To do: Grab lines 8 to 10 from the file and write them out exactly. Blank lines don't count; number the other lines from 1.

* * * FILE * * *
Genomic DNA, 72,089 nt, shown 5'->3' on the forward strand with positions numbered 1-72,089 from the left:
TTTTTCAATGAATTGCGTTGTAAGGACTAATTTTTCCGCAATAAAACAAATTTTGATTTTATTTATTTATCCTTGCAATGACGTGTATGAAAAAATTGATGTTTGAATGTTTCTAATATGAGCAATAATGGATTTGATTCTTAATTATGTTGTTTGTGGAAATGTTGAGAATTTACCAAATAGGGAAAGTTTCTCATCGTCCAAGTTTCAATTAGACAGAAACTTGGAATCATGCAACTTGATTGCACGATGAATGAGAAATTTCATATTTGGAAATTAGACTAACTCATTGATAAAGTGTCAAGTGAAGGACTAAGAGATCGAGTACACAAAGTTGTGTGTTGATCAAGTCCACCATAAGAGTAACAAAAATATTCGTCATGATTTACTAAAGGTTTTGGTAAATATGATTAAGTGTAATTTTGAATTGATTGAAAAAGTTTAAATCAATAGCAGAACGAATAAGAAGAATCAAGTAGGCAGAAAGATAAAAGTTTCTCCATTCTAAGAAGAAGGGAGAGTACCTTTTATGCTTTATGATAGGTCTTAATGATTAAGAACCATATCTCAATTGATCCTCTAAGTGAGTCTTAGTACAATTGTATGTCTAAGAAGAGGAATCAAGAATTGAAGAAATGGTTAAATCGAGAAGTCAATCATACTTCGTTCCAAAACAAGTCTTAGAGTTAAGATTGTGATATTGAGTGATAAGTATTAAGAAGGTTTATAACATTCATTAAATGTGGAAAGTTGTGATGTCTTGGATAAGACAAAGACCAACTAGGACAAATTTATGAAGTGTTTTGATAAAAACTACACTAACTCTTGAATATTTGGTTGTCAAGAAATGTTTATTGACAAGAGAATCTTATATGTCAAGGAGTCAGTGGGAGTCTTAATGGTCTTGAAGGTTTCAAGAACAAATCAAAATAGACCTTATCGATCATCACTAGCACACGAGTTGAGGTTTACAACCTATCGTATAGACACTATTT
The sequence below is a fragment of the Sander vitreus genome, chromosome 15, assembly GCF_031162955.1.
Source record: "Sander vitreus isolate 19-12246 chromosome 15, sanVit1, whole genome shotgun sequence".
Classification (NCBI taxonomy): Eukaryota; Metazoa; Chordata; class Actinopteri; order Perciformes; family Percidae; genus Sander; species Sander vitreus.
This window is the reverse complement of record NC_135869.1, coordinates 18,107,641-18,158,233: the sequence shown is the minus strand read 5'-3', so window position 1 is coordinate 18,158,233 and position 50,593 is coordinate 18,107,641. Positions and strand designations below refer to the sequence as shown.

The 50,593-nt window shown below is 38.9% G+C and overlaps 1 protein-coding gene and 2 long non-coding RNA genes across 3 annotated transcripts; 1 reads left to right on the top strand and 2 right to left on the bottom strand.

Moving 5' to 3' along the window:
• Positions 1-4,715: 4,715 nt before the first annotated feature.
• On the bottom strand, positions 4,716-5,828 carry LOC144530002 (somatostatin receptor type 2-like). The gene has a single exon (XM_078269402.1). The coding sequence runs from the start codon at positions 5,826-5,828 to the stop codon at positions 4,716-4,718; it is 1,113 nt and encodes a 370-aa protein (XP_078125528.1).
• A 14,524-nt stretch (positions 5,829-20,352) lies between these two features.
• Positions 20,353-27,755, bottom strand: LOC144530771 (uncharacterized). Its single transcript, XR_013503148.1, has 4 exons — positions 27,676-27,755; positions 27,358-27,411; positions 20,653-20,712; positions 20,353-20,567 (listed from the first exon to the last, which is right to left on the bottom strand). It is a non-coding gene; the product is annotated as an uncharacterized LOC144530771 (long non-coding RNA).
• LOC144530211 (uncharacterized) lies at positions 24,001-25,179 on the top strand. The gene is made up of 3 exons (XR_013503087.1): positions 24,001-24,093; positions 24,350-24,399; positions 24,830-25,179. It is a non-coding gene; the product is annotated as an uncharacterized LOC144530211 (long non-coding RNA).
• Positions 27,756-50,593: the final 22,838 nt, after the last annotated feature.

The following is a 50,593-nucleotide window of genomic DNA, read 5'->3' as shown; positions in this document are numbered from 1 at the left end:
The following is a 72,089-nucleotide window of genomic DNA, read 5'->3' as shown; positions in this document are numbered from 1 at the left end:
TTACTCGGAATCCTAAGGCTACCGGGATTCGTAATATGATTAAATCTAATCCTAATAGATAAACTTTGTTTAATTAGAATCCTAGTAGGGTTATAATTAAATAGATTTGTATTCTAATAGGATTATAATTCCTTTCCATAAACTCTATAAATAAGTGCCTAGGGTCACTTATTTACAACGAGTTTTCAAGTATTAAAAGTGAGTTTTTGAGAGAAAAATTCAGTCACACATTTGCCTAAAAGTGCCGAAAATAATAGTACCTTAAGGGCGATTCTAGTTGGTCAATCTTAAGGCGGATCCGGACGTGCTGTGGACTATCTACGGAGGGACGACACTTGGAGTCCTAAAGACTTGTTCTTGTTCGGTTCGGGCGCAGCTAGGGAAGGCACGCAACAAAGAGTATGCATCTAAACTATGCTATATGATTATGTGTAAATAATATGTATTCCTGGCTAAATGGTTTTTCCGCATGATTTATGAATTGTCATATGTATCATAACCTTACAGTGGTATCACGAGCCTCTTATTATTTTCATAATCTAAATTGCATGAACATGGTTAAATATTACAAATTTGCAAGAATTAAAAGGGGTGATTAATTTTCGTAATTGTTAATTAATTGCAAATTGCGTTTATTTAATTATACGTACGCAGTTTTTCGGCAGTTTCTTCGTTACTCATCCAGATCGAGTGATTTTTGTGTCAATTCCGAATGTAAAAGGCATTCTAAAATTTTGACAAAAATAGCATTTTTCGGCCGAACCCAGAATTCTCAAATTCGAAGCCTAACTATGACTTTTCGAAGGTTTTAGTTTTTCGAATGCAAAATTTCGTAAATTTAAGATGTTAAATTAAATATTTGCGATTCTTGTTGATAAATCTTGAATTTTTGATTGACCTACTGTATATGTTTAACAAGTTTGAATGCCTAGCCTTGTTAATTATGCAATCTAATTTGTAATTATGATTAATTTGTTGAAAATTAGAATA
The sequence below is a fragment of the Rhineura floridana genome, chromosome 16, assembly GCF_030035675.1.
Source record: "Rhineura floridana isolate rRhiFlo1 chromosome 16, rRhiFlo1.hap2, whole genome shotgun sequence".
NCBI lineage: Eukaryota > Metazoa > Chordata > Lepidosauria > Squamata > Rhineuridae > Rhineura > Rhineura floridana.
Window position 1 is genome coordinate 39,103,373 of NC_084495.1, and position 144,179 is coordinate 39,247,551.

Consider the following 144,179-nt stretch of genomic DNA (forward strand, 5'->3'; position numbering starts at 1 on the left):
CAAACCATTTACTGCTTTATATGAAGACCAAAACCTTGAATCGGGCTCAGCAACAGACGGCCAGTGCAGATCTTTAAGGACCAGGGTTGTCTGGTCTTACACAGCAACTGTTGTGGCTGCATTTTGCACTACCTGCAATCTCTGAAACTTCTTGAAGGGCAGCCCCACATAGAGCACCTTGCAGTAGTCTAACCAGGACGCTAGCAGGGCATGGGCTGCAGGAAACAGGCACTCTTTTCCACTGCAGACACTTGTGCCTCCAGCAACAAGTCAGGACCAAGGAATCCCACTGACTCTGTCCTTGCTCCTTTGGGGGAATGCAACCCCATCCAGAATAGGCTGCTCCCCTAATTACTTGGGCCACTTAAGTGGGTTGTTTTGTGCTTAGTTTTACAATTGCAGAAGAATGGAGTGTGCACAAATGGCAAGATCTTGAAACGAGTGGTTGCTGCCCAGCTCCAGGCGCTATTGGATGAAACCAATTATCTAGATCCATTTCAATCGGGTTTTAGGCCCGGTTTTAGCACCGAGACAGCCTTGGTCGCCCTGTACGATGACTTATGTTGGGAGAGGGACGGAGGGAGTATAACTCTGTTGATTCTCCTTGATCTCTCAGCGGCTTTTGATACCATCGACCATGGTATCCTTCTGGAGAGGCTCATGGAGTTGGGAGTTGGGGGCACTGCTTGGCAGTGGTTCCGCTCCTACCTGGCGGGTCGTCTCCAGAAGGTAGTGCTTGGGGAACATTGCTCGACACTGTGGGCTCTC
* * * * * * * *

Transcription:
Moving 5' to 3' along the window:
• Positions 1-4,715: 4,715 nt before the first annotated feature.
• On the bottom strand, positions 4,716-5,828 carry LOC144530002 (somatostatin receptor type 2-like). The gene has a single exon (XM_078269402.1). The coding sequence runs from the start codon at positions 5,826-5,828 to the stop codon at positions 4,716-4,718; it is 1,113 nt and encodes a 370-aa protein (XP_078125528.1).